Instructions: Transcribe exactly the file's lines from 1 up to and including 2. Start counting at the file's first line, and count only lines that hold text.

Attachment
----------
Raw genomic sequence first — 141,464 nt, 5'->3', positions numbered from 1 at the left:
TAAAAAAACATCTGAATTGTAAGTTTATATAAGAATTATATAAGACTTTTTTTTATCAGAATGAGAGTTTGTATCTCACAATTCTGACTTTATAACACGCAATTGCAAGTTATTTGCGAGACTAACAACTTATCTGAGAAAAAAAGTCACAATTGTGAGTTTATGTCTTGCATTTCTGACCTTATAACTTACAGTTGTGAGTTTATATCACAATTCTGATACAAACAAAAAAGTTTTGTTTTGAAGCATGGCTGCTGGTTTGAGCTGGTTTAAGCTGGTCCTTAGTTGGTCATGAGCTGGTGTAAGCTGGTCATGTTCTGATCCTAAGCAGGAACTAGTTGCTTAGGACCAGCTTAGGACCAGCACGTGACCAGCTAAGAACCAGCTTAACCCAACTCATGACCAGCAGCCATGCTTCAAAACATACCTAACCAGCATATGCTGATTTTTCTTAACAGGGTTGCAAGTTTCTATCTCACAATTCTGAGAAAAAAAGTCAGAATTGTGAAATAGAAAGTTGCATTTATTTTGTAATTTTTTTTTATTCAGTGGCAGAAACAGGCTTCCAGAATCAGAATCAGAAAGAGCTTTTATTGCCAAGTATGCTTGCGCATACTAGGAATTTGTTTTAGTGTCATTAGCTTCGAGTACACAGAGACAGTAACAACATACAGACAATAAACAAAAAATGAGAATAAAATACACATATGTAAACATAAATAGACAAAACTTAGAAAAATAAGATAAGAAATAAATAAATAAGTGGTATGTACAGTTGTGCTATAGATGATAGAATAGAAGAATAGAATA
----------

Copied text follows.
Raw genomic sequence first — 141,464 nt, 5'->3', positions numbered from 1 at the left:
TAAAAAAACATCTGAATTGTAAGTTTATATAAGAATTATATAAGACTTTTTTTTATCAGAATGAGAGTTTGTATCTCACAATTCTGACTTTATAACACGCAATTGCAAGTTATTTGCGAGACTAACAACTTATCTGAGAAAAAAAGTCACAATTGTGAGTTTATGTCTTGCATTTCTGACCTTATAACTTACAGTTGTGAGTTTATATCACAATTCTGATACAAACAAAAAAGTTTTGTTTTGAAGCATGGCTGCTGGTTTGAGCTGGTTTAAGCTGGTCCTTAGTTGGTCATGAGCTGGTGTAAGCTGGTCATGTTCTGATCCTAAGCAGGAACTAGTTGCTTAGGACCAGCTTAGGACCAGCACGTGACCAGCTAAGAACCAGCTTAACCCAACTCATGACCAGCAGCCATGCTTCAAAACATACCTAACCAGCATATGCTGATTTTTCTTAACAGGGTTGCAAGTTTCTATCTCACAATTCTGAGAAAAAAAGTCAGAATTGTGAAATAGAAAGTTGCATTTATTTTGTAATTTTTTTTTATTCAGTGGCAGAAACAGGCTTCCAGAATCAGAATCAGAAAGAGCTTTTATTGCCAAGTATGCTTGCGCATACTAGGAATTTGTTTTAGTGTCATTAGCTTCGAGTACACAGAGACAGTAACAACATACAGACAATAAACAAAAAATGAGAATAAAATACACATATGTAAACATAAATAGACAAAACTTAGAAAAATAAGATAAGAAATAAATAAATAAGTGGTATGTACAGTTGTGCTATAGATGATAGAATAGAAGAATAGAATA